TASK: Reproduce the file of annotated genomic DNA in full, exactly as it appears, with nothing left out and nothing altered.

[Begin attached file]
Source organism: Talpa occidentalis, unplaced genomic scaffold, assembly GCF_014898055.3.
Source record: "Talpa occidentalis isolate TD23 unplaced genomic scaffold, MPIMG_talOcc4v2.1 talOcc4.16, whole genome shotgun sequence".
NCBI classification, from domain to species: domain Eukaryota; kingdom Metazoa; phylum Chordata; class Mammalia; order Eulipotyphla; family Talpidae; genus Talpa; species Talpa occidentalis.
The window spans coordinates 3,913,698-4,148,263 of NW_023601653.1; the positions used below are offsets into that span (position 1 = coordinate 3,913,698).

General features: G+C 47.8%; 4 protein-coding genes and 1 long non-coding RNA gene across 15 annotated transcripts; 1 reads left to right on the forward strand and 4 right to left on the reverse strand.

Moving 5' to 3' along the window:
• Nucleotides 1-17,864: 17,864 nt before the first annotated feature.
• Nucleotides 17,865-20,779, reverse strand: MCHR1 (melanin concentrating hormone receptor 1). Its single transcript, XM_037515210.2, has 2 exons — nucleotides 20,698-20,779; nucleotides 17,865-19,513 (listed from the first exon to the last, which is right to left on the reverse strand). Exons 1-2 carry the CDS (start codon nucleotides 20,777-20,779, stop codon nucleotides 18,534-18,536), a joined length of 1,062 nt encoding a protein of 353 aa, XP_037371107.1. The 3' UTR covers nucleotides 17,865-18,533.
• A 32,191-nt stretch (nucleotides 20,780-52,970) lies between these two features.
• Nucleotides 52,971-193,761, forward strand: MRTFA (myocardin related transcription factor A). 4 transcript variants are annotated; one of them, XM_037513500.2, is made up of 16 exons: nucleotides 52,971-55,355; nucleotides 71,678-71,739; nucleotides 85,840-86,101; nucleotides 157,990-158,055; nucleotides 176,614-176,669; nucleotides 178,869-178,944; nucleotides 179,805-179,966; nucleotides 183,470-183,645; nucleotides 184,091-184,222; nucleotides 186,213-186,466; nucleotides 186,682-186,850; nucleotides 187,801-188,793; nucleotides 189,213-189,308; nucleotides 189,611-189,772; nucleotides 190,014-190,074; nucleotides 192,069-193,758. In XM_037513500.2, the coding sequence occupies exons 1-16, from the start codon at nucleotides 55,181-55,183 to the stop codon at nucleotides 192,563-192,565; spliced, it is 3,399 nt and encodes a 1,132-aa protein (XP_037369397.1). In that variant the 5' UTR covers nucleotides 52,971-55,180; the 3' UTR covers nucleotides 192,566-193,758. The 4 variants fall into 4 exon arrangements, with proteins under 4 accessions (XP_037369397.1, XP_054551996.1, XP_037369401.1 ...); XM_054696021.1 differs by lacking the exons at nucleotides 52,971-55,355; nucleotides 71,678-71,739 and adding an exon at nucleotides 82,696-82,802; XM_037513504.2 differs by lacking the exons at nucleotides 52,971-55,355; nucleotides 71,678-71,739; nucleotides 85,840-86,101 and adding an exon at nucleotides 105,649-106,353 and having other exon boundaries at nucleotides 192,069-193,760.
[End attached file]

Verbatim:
Source organism: Talpa occidentalis, unplaced genomic scaffold, assembly GCF_014898055.3.
Source record: "Talpa occidentalis isolate TD23 unplaced genomic scaffold, MPIMG_talOcc4v2.1 talOcc4.16, whole genome shotgun sequence".
NCBI classification, from domain to species: domain Eukaryota; kingdom Metazoa; phylum Chordata; class Mammalia; order Eulipotyphla; family Talpidae; genus Talpa; species Talpa occidentalis.
The window spans coordinates 3,913,698-4,148,263 of NW_023601653.1; the positions used below are offsets into that span (position 1 = coordinate 3,913,698).

General features: G+C 47.8%; 4 protein-coding genes and 1 long non-coding RNA gene across 15 annotated transcripts; 1 reads left to right on the forward strand and 4 right to left on the reverse strand.

Moving 5' to 3' along the window:
• Nucleotides 1-17,864: 17,864 nt before the first annotated feature.
• Nucleotides 17,865-20,779, reverse strand: MCHR1 (melanin concentrating hormone receptor 1). Its single transcript, XM_037515210.2, has 2 exons — nucleotides 20,698-20,779; nucleotides 17,865-19,513 (listed from the first exon to the last, which is right to left on the reverse strand). Exons 1-2 carry the CDS (start codon nucleotides 20,777-20,779, stop codon nucleotides 18,534-18,536), a joined length of 1,062 nt encoding a protein of 353 aa, XP_037371107.1. The 3' UTR covers nucleotides 17,865-18,533.
• A 32,191-nt stretch (nucleotides 20,780-52,970) lies between these two features.
• Nucleotides 52,971-193,761, forward strand: MRTFA (myocardin related transcription factor A). 4 transcript variants are annotated; one of them, XM_037513500.2, is made up of 16 exons: nucleotides 52,971-55,355; nucleotides 71,678-71,739; nucleotides 85,840-86,101; nucleotides 157,990-158,055; nucleotides 176,614-176,669; nucleotides 178,869-178,944; nucleotides 179,805-179,966; nucleotides 183,470-183,645; nucleotides 184,091-184,222; nucleotides 186,213-186,466; nucleotides 186,682-186,850; nucleotides 187,801-188,793; nucleotides 189,213-189,308; nucleotides 189,611-189,772; nucleotides 190,014-190,074; nucleotides 192,069-193,758. In XM_037513500.2, the coding sequence occupies exons 1-16, from the start codon at nucleotides 55,181-55,183 to the stop codon at nucleotides 192,563-192,565; spliced, it is 3,399 nt and encodes a 1,132-aa protein (XP_037369397.1). In that variant the 5' UTR covers nucleotides 52,971-55,180; the 3' UTR covers nucleotides 192,566-193,758. The 4 variants fall into 4 exon arrangements, with proteins under 4 accessions (XP_037369397.1, XP_054551996.1, XP_037369401.1 ...); XM_054696021.1 differs by lacking the exons at nucleotides 52,971-55,355; nucleotides 71,678-71,739 and adding an exon at nucleotides 82,696-82,802; XM_037513504.2 differs by lacking the exons at nucleotides 52,971-55,355; nucleotides 71,678-71,739; nucleotides 85,840-86,101 and adding an exon at nucleotides 105,649-106,353 and having other exon boundaries at nucleotides 192,069-193,760.